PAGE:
Newsies Make Noise Mip

Euronews pacts with Bloomberg while others tout their service

CANNES — International TV news channels have been flexing their muscles on the beach in Cannes this week as the market becomes ever more competitive.

Euronews, which reaches 400 million homes in 155 countries, said at MipTV Wednesday that it had inked a deal with Bloomberg Television to exchange content in its coverage of the business world.

Bloomberg will contribute to Euronews’ “Business Weekly” program, a round-up of the week’s business events, hosted by Oleksandra Vakulina. Jonathan Ferro, Bloomberg’s markets reporter, will join Vakulina in analyzing the world’s top business stories.

The show will air on all of Euronews’ 12 language services, which include English, French, German, Spanish, Russian and Arabic.

On Tuesday, Euronews said it was reupping its deal with YouTube and adding a premium channel devoted to science, “Euronews Knowledge,” which will feature contributions from leading science blogger Michael Stevens, who founded Vsauce.

“Euronews Knowledge” would be “fun and accessible,” Euronews CEO Michael Peters said.

Euronews is the second most popular news channel on YouTube worldwide with 7.2 million unique visitors a month to its 16 YouTube channels.

Peters also announced an overhaul of its organizational structure. Its 400 journalists will now supply news to a central content unit, whose output will then be packaged by a product marketing unit to suit the various outlets, both tradition linear channels and digital platforms, including VOD, mobile apps, radio and websites.

“We are not a TV channel anymore. We are a hub,” he said. “It is important to understand that the product has to be adapted to the way it is used. The channel must take the product and adapt it to the different universes.”

It would be a “customized” service. “So it is a different product each time,” depending on the outlet, such as the YouTube channels, which are “tailor-made for YouTube and adapted to the needs of the YouTube audience.”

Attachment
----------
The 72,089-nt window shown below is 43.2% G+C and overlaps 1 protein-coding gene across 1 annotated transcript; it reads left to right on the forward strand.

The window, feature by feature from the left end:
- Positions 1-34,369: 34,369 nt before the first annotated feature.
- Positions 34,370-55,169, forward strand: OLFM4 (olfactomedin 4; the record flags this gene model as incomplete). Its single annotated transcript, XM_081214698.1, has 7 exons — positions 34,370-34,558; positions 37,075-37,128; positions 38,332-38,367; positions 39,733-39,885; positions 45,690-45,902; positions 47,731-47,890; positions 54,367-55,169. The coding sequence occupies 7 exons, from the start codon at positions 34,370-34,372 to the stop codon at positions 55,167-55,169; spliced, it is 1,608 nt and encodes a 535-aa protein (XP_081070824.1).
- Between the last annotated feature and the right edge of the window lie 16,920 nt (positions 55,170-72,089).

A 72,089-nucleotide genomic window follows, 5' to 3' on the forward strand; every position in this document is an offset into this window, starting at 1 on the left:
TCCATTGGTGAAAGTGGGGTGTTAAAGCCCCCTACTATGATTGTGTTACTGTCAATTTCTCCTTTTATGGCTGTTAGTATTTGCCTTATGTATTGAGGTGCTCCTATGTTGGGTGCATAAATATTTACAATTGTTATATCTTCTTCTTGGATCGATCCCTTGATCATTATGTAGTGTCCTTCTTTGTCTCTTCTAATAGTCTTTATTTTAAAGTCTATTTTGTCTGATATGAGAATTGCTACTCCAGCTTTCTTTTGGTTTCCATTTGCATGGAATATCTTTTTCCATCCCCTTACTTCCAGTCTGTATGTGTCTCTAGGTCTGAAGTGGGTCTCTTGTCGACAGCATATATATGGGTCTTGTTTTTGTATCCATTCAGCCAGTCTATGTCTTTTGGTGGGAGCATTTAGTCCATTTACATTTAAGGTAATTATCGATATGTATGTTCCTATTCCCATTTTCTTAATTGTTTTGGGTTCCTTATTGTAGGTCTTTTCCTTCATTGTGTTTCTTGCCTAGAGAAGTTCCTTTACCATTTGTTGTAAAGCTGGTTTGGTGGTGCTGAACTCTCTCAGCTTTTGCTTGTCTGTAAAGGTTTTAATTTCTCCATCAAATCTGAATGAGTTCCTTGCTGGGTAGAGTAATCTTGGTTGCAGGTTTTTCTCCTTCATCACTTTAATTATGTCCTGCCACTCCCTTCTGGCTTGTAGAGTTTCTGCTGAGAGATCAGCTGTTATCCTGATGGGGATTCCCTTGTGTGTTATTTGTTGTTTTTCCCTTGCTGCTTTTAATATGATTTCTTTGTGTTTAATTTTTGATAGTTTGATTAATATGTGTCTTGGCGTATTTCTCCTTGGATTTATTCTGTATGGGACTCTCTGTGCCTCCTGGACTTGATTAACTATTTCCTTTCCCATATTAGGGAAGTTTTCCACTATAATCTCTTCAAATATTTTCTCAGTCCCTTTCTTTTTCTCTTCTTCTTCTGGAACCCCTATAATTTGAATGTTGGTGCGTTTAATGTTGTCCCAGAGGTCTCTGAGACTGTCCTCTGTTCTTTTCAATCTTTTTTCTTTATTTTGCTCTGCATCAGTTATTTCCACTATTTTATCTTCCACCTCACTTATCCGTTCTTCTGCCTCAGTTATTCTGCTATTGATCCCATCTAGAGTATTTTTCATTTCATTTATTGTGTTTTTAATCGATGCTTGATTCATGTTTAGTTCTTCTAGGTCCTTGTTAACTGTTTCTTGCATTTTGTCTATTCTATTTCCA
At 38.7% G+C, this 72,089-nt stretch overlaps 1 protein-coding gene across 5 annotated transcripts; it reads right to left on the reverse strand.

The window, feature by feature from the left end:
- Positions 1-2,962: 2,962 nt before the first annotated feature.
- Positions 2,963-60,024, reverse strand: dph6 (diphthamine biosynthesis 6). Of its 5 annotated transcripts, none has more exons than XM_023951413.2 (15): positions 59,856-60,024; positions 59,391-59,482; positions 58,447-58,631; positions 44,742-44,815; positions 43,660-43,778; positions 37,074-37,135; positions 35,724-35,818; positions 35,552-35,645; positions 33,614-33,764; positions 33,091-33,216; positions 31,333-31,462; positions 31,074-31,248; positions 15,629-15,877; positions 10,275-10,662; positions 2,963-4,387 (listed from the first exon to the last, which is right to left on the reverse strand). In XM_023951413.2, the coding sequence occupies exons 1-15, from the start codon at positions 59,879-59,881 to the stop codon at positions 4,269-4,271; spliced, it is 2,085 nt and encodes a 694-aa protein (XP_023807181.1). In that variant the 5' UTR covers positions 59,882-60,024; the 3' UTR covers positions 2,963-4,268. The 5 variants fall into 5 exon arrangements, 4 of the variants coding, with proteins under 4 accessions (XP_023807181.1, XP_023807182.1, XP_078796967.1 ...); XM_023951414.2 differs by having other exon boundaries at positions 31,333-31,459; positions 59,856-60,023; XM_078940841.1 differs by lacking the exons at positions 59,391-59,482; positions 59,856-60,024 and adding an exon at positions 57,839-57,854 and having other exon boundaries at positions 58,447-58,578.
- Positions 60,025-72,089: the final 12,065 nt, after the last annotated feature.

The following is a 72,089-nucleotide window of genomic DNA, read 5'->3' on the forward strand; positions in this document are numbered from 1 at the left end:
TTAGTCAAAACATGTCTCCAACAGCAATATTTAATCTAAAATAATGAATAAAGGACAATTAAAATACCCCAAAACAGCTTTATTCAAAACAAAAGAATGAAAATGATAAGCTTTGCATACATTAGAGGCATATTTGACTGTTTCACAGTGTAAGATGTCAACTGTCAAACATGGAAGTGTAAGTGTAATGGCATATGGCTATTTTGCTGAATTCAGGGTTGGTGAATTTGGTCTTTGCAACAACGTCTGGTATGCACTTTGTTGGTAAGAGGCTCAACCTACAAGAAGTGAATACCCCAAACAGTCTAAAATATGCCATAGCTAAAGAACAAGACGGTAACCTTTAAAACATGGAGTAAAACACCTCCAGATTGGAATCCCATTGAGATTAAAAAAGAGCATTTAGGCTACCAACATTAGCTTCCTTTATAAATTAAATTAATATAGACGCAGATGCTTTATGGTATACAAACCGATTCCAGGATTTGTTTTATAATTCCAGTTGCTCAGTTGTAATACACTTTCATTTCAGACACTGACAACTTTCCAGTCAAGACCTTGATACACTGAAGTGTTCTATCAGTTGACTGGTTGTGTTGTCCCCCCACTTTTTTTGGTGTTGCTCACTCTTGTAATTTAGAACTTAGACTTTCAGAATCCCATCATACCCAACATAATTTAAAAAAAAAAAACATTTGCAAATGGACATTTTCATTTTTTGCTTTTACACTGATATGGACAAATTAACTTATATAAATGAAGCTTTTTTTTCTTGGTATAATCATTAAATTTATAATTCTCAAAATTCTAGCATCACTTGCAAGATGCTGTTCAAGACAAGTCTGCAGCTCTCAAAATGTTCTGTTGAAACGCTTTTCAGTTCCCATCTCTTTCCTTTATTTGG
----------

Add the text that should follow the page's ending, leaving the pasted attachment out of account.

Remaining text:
“Television is old-fashioned,” he said.

Peters said having a brand that could be trusted for its independence and quality was essential. “It’s all about the brand. The only way to survive and stay on top is to build that,” he said.

BBC Global News chief operating officer Jim Egan is also in Cannes, where he has been talking up the global news provider’s newly opened state-of-the-art production base in central London. Like Euronews, the BBC has unified its news facilities to supply linear channels and digital platforms from a central, pooled source, which is fed by 2,000 journalists, working in 27 languages.

Egan is more upbeat about the traditional TV news channels business than Peters. Last year, thanks to carriage deals with Time Warner and Comcast, BBC World News reached more than 25 million homes in North America, up from less than 6 million before. Audiences are also growing in Asia, Latin America and Africa, although Europe still remains a “difficult” market.

He acknowledges the pay TV market is becoming increasingly crowded, and that is threatening the business. He told Variety: “It is an area where I have some misgivings and some sleepless nights as more and more news channels pile into these sectors, increasingly with business models that aren’t conventional business models, but allow them to pay for carriage rather than seek to be paid for carriage.”

Channels that do have to make their own way, like BBC World News, will be put under pressure, he said.

He has some concerns about trends in the online market too, where traditional banner advertising is being replaced by other revenue streams, such as carrying advertorial content, which the BBC is reluctant to adopt.

Another source of news was touted by Andrew Creighton, who tubthumped his YouTube channel Vice News as an alternative news sources for a new generation. “Younger audiences mistrust commercial news channels — they are disenchanted rather than not interested,” he told a panel on new media.

Elsewhere at MipTV, Russia’s multilingual news service RT unveiled a service called Ruptly, which will provide raw news footage to buyers for use in their news shows. Subscribers will pay according to the size of their audience.

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